Can't connect right now! retry

add The News to homescreen

tap to bring up your browser menu and select 'Add to homescreen' to pin the The News web app

Got it!

add The News to homescreen

tap to bring up your browser menu and select 'Add to homescreen' to pin the The News web app

Got it!

August 11, 2019

For the future


August 11, 2019

With every passing day, Pakistan will regret its failure in not improving its human development indices or its embarrassingly high population growth. These losses subsume its successes. The country may still ride out the storm, though more likely we would be wayward poor stragglers in the company of Sudan, Nigeria and Afghanistan.

Here are some statistics. Nearly half the population is denied bare living requirements. Human dignity, even more than poverty alleviation, remains compromised. With the current fertility rate of 3.3 children per couple in Pakistan the population will double in thirty years to nearly 400,000,000. That would compound our misfortune.

The choice is stark. Either the country steps into the twenty-first century of the prosperous or remains mired in the poverty and stagnation of the nineteen century albeit with a population ten times greater. Meaningful economic growth and human development would only be possible when the fertility rate is reduced to population replacement levels of 2.1 children per couple. We may only be a decade away from being swamped. Can the leadership salvage our future?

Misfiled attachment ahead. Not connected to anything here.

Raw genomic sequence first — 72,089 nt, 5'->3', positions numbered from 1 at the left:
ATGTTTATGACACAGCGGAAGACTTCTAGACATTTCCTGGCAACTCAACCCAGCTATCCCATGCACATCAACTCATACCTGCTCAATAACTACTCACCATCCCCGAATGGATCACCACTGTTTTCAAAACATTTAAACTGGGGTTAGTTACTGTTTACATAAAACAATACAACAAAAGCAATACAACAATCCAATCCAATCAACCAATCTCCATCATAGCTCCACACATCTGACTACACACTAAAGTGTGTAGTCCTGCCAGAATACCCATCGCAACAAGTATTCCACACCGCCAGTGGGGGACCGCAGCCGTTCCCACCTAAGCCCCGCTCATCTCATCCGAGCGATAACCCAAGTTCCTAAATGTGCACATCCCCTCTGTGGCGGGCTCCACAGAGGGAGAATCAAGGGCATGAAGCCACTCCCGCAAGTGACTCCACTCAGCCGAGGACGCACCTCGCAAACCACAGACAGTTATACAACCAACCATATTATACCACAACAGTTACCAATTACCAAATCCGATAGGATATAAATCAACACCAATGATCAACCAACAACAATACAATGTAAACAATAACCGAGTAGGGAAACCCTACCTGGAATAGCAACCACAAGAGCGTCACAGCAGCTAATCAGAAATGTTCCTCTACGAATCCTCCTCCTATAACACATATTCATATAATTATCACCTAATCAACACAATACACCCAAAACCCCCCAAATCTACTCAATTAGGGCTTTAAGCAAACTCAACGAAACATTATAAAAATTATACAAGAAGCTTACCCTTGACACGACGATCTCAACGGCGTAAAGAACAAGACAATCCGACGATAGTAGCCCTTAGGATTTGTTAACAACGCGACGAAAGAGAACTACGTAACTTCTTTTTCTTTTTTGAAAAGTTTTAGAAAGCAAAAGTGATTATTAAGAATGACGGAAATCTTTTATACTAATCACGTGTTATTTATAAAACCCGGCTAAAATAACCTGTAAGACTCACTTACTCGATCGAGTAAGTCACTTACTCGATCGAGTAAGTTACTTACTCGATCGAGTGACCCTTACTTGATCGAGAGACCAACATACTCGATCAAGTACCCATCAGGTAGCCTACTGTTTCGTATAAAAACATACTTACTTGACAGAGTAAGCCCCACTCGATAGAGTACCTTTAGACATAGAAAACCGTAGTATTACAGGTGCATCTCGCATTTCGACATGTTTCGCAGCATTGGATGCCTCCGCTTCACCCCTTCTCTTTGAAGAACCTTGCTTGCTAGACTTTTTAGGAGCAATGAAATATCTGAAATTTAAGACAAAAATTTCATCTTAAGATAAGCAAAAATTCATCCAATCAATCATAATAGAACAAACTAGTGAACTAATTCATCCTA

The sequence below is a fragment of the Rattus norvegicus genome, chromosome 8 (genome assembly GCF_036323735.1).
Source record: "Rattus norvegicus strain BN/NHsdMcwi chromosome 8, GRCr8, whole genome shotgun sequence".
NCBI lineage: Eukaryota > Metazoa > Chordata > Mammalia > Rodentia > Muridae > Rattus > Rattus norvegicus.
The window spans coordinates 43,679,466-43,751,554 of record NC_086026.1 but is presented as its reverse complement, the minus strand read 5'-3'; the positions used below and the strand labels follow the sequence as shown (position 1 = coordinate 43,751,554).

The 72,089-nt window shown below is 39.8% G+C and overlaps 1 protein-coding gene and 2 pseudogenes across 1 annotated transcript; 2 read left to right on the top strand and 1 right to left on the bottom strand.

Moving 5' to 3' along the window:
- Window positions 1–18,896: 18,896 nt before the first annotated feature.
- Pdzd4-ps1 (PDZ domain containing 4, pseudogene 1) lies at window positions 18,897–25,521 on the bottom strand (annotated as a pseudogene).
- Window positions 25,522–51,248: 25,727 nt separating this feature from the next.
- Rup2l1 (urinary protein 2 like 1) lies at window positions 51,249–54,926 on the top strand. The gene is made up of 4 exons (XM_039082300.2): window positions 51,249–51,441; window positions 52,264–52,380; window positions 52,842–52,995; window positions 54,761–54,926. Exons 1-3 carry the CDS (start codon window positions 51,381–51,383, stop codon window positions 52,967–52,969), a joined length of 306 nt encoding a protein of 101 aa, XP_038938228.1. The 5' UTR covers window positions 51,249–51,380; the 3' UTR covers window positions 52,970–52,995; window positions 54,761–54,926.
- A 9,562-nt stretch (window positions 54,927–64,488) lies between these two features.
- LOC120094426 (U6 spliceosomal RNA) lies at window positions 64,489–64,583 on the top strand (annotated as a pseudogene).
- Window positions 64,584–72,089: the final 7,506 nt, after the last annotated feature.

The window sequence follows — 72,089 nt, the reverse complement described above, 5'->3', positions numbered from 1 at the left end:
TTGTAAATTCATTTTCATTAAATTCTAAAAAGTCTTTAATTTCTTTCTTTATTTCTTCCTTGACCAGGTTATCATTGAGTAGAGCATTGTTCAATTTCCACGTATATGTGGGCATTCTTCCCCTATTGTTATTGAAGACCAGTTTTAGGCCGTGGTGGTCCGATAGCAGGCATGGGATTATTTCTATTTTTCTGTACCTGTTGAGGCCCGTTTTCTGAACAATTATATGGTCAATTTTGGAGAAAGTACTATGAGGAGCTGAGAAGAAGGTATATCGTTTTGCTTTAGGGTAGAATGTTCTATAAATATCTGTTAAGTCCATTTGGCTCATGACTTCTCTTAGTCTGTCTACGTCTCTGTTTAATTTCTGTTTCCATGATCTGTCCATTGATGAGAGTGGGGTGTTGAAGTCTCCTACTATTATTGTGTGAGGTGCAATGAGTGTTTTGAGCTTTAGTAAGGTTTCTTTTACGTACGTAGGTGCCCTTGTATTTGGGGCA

Since 1951, Pakistan’s population grew six times compared to Bangladesh’s four-fold growth. To remain relevant in the mid twenty-first century, Pakistan must focus on the priority concerns of primary education-literacy; health-hygiene and drinking water-sanitation. (The country stands on a low 147th position on the Human Development Index). A focused social development programme incorporating the following ingredients needs to be implemented immediately: i) it must be community-driven, holistic to cover the essential needs and undertaken by the provincial governments; ii) it should be low cost, with lower overheads and lowest needs for buildings construction so that the maximum money is provided for essential supplies and services; and iii) it would need to be monitored regularly and rigorously at the community, union council and sub-divisional levels.